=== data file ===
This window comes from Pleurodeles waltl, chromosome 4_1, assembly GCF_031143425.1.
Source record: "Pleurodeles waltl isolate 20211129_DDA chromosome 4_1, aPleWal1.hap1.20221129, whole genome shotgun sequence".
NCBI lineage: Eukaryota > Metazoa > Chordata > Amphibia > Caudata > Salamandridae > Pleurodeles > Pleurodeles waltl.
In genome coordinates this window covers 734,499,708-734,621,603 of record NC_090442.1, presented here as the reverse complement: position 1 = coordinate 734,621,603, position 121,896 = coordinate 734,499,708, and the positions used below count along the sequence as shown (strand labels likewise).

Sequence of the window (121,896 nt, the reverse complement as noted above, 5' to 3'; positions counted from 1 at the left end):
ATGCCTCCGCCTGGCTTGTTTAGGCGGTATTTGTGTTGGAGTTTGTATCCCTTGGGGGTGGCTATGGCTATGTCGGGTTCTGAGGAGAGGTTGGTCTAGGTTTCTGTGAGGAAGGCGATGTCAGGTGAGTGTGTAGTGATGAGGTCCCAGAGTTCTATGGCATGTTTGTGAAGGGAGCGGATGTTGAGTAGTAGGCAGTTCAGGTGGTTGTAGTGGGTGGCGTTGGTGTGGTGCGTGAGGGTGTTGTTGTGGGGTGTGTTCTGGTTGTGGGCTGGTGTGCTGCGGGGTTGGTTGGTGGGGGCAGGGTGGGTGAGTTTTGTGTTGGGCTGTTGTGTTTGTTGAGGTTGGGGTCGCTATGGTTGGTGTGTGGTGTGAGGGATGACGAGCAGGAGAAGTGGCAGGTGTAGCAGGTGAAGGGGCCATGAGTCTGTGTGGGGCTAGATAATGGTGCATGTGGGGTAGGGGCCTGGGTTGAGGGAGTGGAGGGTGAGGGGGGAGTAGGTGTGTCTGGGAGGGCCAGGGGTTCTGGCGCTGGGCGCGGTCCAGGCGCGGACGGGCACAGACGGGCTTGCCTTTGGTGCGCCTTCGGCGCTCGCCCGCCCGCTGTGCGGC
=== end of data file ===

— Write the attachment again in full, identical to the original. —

This window comes from Pleurodeles waltl, chromosome 4_1, assembly GCF_031143425.1.
Source record: "Pleurodeles waltl isolate 20211129_DDA chromosome 4_1, aPleWal1.hap1.20221129, whole genome shotgun sequence".
NCBI lineage: Eukaryota > Metazoa > Chordata > Amphibia > Caudata > Salamandridae > Pleurodeles > Pleurodeles waltl.
In genome coordinates this window covers 734,499,708-734,621,603 of record NC_090442.1, presented here as the reverse complement: position 1 = coordinate 734,621,603, position 121,896 = coordinate 734,499,708, and the positions used below count along the sequence as shown (strand labels likewise).

Sequence of the window (121,896 nt, the reverse complement as noted above, 5' to 3'; positions counted from 1 at the left end):
ATGCCTCCGCCTGGCTTGTTTAGGCGGTATTTGTGTTGGAGTTTGTATCCCTTGGGGGTGGCTATGGCTATGTCGGGTTCTGAGGAGAGGTTGGTCTAGGTTTCTGTGAGGAAGGCGATGTCAGGTGAGTGTGTAGTGATGAGGTCCCAGAGTTCTATGGCATGTTTGTGAAGGGAGCGGATGTTGAGTAGTAGGCAGTTCAGGTGGTTGTAGTGGGTGGCGTTGGTGTGGTGCGTGAGGGTGTTGTTGTGGGGTGTGTTCTGGTTGTGGGCTGGTGTGCTGCGGGGTTGGTTGGTGGGGGCAGGGTGGGTGAGTTTTGTGTTGGGCTGTTGTGTTTGTTGAGGTTGGGGTCGCTATGGTTGGTGTGTGGTGTGAGGGATGACGAGCAGGAGAAGTGGCAGGTGTAGCAGGTGAAGGGGCCATGAGTCTGTGTGGGGCTAGATAATGGTGCATGTGGGGTAGGGGCCTGGGTTGAGGGAGTGGAGGGTGAGGGGGGAGTAGGTGTGTCTGGGAGGGCCAGGGGTTCTGGCGCTGGGCGCGGTCCAGGCGCGGACGGGCACAGACGGGCTTGCCTTTGGTGCGCCTTCGGCGCTCGCCCGCCCGCTGTGCGGC